ATLANTA, Ga. (WTOC) - The biggest measles outbreak in 25 years continues with nearly 900 cases reported nationwide.
The problem isn’t with the vaccine. Doctors tell WTOC the problem is with misinformation about the vaccine and people who just aren’t vaccinating.
People flying back into the U.S. brought the first cases of measles that sparked this outbreak. The CDC’s vaccine expert says unvaccinated adults went to countries where the virus is active.
“The measles outbreaks that we’re seeing now are because of two issues. One is the increasing measles globally, which puts all of us at risk. The second is the spread of myths and misinformation that makes communities susceptible," said Dr. Nancy Messonier, CDC Vaccine Expert.
The myths and misinformation are prevalent online where groups of people are sharing information disparaging the vaccine. Messonier says couple the misinformation with people who underestimate the virus, and you have a recipe for a big outbreak like this.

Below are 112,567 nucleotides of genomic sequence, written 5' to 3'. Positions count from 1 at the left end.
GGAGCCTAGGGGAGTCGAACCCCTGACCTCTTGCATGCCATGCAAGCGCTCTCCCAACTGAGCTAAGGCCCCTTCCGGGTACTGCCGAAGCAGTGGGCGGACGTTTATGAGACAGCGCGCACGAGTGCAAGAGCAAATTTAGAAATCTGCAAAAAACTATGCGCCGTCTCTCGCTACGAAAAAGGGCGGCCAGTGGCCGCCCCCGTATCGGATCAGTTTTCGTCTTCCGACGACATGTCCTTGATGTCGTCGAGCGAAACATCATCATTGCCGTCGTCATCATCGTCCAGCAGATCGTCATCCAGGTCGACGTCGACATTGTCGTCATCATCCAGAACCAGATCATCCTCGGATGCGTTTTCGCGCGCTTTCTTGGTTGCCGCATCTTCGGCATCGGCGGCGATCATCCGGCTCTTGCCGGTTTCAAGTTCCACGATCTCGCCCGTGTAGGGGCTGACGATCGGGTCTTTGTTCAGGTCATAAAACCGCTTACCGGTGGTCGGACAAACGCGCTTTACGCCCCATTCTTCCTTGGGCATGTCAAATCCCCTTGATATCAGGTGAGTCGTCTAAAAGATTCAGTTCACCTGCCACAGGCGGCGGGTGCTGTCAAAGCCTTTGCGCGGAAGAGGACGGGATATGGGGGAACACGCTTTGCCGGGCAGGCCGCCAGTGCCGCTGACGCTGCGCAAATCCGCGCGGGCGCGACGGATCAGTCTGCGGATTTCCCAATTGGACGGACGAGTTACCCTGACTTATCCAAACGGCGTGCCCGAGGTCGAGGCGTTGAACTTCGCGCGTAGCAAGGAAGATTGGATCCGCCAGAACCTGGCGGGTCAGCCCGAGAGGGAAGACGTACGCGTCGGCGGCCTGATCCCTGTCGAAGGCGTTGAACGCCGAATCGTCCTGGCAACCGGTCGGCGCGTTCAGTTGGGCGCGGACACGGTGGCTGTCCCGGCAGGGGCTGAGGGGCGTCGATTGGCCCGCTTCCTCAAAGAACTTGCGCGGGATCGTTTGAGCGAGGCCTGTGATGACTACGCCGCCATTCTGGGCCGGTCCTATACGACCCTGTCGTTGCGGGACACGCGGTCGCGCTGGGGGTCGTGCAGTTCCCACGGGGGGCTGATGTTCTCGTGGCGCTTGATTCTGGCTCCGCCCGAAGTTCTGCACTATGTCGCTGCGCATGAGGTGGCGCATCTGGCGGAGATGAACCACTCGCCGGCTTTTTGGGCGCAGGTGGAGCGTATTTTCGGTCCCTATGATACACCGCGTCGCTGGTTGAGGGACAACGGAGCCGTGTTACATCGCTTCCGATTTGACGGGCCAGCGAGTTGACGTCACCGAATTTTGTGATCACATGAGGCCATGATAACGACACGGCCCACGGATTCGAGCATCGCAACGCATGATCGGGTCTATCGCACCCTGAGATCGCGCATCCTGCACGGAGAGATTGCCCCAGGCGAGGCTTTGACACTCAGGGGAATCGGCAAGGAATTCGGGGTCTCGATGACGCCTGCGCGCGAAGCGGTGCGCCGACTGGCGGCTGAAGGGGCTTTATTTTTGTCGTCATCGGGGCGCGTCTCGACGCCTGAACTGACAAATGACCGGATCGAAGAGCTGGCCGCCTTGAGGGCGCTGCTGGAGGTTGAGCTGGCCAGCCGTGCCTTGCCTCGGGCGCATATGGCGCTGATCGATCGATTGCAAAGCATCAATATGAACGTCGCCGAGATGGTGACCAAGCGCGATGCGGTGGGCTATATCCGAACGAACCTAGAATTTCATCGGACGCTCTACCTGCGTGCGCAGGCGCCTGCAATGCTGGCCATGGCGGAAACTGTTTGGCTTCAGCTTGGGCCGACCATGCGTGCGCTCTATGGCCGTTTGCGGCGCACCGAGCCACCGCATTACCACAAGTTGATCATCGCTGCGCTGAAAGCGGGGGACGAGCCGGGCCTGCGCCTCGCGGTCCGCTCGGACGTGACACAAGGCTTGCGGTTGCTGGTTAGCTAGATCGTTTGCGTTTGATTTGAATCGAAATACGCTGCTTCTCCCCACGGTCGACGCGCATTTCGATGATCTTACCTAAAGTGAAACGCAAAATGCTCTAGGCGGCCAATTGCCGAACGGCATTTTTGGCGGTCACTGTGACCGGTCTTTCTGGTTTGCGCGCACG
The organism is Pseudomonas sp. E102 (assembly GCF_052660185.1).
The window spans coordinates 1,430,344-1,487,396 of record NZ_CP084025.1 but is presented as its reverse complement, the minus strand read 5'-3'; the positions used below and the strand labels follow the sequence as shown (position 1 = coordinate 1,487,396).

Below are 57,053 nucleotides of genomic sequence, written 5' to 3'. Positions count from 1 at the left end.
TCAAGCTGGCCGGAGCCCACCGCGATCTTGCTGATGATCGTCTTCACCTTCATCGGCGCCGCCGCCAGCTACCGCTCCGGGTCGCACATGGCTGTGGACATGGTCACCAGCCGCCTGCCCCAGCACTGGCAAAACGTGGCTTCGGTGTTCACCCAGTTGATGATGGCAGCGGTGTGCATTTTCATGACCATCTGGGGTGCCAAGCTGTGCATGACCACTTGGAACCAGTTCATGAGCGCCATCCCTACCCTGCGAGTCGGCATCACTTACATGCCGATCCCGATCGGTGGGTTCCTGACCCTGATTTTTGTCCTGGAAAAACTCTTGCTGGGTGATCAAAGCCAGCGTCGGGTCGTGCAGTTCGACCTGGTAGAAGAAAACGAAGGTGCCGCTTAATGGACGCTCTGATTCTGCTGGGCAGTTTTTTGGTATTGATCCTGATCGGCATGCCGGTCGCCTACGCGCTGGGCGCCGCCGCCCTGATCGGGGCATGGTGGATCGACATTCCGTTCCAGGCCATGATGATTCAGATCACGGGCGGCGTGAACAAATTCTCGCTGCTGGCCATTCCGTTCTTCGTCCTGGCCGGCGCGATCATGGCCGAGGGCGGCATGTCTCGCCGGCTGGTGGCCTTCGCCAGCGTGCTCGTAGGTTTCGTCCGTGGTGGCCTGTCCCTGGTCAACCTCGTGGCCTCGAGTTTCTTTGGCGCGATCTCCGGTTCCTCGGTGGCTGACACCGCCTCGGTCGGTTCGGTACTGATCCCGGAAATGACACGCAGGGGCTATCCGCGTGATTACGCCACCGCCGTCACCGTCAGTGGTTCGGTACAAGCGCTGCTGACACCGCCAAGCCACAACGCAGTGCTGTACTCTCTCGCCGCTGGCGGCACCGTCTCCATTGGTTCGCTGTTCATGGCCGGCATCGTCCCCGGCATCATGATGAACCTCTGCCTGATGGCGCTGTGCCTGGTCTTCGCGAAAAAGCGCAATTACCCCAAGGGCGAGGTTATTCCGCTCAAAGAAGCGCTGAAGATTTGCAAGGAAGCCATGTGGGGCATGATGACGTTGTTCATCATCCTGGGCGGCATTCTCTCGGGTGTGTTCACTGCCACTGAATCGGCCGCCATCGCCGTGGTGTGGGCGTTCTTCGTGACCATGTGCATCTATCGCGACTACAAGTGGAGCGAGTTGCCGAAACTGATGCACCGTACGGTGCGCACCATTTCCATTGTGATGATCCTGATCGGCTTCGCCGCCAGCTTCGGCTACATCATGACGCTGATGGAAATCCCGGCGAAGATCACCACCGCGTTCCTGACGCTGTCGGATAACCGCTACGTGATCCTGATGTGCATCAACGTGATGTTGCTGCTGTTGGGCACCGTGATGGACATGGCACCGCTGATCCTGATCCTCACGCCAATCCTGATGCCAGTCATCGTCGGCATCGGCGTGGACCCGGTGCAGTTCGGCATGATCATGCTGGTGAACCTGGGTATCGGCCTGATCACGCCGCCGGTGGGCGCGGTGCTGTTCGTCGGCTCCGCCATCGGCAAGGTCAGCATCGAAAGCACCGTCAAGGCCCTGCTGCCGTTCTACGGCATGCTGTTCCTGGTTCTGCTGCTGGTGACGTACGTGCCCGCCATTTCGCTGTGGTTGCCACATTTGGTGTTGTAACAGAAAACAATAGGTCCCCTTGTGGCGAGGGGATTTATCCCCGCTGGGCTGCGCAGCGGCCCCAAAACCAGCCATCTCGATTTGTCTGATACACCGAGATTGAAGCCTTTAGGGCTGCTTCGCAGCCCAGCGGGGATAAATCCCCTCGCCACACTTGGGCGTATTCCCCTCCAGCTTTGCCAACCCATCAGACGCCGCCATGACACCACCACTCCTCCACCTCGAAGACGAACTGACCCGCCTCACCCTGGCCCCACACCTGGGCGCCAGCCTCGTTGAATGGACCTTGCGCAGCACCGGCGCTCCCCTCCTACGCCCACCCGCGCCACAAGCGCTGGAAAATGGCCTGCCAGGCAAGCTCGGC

“We work really hard with our front-line workers to get the correct information to parents and to correct the myths and misinformation that’s circulating about measles," she said.
The front-line workers are local and state health departments, and the doctors. Dr. Messonier says most parents tell the CDC they trust their doctor’s recommendation on the vaccination.
“Working together with the local health department, the local providers, and the local community, we can make sure parents have the correct information, and with the measles vaccine, we can stop these outbreaks," she said.
CDC doctors aren’t working behind closed doors to make a new vaccine. They’re simply working to educate parents on the value of protecting their children. The vaccine protects more than just them.
“By vaccinating your child, you not only protect your child, but you provide protection for the whole community," Dr. Messonier said.
Right now, of the nearly 900 cases nationwide, less than 10 are here in Georgia. All of them are in Metro Atlanta.